December 4, 2019
We, at Anti-Racism Movement (ARM), see that the ongoing revolution against the corrupt regime intersects with our fight against racism, both social and systemic.
Racism and sectarianism are two sides of the same coin. In the same way that the ruling class politicizes and mobilizes sectarian identities to preserve itself, it also politicizes nationalist identities to 1) evade responsibility and accountability and 2) to prevent class solidarity across nationalities and sects, as such solidarity would threaten the viability of the regime.
To absolve itself from any responsibility for the economic crisis, the ruling class blamed refugees for the rising unemployment rate and dismal public services, and accused migrant workers of emptying the country’s dollar reserves by sending money abroad. In parallel, the regime held onto an economic system which depends, at its core, on an informal labor market and the exploitation of foreign labor in order to increase the profit margins of local businesses. Through the scapegoating of foreigners, the ruling class planned to evade accountability for its failure to enact economic policies that promote growth, job creation, and exports.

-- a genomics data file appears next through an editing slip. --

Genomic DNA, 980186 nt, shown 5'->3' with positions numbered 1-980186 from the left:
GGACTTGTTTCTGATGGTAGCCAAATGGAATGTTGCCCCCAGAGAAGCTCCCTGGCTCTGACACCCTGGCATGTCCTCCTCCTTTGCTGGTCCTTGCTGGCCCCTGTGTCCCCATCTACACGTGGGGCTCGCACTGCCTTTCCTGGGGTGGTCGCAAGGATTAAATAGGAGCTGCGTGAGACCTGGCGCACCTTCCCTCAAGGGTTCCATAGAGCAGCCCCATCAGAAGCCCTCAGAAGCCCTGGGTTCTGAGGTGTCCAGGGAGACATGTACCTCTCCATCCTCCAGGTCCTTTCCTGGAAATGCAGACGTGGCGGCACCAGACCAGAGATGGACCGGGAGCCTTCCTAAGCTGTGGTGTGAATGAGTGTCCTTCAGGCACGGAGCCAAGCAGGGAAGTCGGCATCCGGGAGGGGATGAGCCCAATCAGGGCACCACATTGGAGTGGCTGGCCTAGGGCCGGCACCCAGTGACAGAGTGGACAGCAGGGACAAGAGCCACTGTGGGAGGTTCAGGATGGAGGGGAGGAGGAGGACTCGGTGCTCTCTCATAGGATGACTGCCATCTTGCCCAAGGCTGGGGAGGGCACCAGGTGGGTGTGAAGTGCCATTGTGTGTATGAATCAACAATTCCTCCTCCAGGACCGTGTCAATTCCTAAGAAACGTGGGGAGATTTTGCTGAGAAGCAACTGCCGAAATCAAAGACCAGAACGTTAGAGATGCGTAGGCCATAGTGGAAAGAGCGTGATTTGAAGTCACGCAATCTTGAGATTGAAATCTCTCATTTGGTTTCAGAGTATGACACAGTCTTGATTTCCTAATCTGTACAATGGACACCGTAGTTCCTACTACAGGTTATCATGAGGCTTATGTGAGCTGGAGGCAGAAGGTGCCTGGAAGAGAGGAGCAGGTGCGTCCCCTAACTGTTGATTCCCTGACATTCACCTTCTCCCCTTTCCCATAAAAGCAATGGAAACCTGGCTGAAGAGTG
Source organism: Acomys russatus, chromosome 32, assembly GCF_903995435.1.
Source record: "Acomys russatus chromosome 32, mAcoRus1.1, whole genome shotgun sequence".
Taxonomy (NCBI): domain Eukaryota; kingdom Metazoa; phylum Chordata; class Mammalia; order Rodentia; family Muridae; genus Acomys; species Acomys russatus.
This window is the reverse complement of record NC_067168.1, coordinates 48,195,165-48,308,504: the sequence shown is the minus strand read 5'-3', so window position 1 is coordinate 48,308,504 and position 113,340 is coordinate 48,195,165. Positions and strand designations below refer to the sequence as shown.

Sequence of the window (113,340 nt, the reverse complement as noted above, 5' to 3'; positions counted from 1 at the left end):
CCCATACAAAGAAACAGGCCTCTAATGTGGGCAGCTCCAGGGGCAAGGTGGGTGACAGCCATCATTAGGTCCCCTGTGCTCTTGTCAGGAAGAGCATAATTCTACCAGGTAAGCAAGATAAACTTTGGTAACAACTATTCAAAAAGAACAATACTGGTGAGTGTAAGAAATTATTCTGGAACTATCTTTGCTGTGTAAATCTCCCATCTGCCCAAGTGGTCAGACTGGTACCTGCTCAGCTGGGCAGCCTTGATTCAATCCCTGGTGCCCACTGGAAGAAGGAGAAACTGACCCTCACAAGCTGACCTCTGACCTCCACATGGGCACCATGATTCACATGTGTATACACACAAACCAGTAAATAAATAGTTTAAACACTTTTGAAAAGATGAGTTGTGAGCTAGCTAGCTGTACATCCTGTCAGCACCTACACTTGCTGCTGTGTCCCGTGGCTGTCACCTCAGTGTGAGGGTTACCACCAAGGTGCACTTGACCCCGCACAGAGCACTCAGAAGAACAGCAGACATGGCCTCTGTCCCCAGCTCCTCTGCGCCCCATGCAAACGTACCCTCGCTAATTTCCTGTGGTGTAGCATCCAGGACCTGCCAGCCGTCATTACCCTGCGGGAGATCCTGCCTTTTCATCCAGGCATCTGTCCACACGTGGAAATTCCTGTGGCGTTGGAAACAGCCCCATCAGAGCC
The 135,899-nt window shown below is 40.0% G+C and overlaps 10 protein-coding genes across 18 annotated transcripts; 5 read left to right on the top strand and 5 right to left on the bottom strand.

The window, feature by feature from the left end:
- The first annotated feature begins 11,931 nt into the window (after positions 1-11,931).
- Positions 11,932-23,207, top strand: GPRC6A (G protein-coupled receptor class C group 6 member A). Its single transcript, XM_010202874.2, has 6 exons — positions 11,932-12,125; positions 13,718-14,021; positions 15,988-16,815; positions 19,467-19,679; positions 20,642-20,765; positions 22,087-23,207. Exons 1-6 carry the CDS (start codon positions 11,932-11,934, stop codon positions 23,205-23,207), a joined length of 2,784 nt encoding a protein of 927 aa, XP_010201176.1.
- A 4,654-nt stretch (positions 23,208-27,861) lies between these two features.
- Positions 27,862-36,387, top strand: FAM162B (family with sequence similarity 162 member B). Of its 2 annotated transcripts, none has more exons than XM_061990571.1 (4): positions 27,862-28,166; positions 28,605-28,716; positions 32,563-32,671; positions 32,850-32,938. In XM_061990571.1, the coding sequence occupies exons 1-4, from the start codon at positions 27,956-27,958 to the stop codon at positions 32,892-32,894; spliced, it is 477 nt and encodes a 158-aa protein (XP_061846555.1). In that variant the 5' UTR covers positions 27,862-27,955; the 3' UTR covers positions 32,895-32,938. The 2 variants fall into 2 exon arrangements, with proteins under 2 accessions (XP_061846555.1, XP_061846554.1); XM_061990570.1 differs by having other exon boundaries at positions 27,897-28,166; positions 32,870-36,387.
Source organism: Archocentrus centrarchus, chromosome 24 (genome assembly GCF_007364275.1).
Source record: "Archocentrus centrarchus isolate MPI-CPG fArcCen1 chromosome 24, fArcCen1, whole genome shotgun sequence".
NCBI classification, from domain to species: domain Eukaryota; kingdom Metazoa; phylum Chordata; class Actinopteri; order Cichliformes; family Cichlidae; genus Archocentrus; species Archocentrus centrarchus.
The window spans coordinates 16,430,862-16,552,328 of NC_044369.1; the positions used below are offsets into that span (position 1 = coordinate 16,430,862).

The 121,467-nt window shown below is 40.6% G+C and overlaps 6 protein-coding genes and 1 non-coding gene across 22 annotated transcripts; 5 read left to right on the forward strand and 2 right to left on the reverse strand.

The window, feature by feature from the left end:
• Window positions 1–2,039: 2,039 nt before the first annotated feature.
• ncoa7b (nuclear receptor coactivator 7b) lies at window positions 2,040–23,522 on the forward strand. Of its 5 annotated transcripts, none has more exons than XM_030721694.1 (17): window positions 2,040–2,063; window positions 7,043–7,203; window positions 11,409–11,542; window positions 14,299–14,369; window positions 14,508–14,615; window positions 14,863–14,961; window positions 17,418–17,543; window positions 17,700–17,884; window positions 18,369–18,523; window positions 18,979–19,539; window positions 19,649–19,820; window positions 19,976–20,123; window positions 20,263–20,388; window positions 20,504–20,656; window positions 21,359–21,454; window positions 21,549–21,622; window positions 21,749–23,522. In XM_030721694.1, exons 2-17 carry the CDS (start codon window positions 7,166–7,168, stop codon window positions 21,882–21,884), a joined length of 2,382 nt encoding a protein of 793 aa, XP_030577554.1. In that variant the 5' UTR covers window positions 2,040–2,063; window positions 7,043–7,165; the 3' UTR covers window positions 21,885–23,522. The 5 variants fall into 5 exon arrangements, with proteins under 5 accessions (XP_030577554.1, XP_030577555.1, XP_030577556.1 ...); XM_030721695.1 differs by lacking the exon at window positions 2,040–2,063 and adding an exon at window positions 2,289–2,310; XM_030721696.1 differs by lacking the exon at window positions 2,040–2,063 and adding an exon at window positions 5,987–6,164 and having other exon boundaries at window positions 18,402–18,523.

The state also turned migrant domestic workers into commodities that can be “imported” at high profit, through a kafala system which exploits migrant labor in exchange for extremely low wages. The state was thereby able to evade its responsibility of providing free or affordable public services (e.g. nurseries, nursing homes for the elderly, home healthcare services.), which then resulted in reinforcing the cultural and societal dependence on and conceptualization of migrant domestic workers as an essential “commodity.”
Then came the 17 October revolution and revealed a high level of political awareness as protestors emphasized that the only culprits for the economic crisis are the long history of corruption and an economic system that only serves the ruling class at the expense of everyone else. This revolution is a truly historic opportunity to build a just economic political system that would secure the basic needs and rights for everyone in Lebanon, including workers of all nationalities.
This revolution does not only constitute a fight against the injustice, greed, and corruption of the political class, it is also an expression of longing for a country with social justice for all. We cannot claim to have brought down the regime if we do not bring down its racist discourse, policies, and practices along with it.
Justice is indivisible and this is a revolution of all the oppressed against all oppressors!
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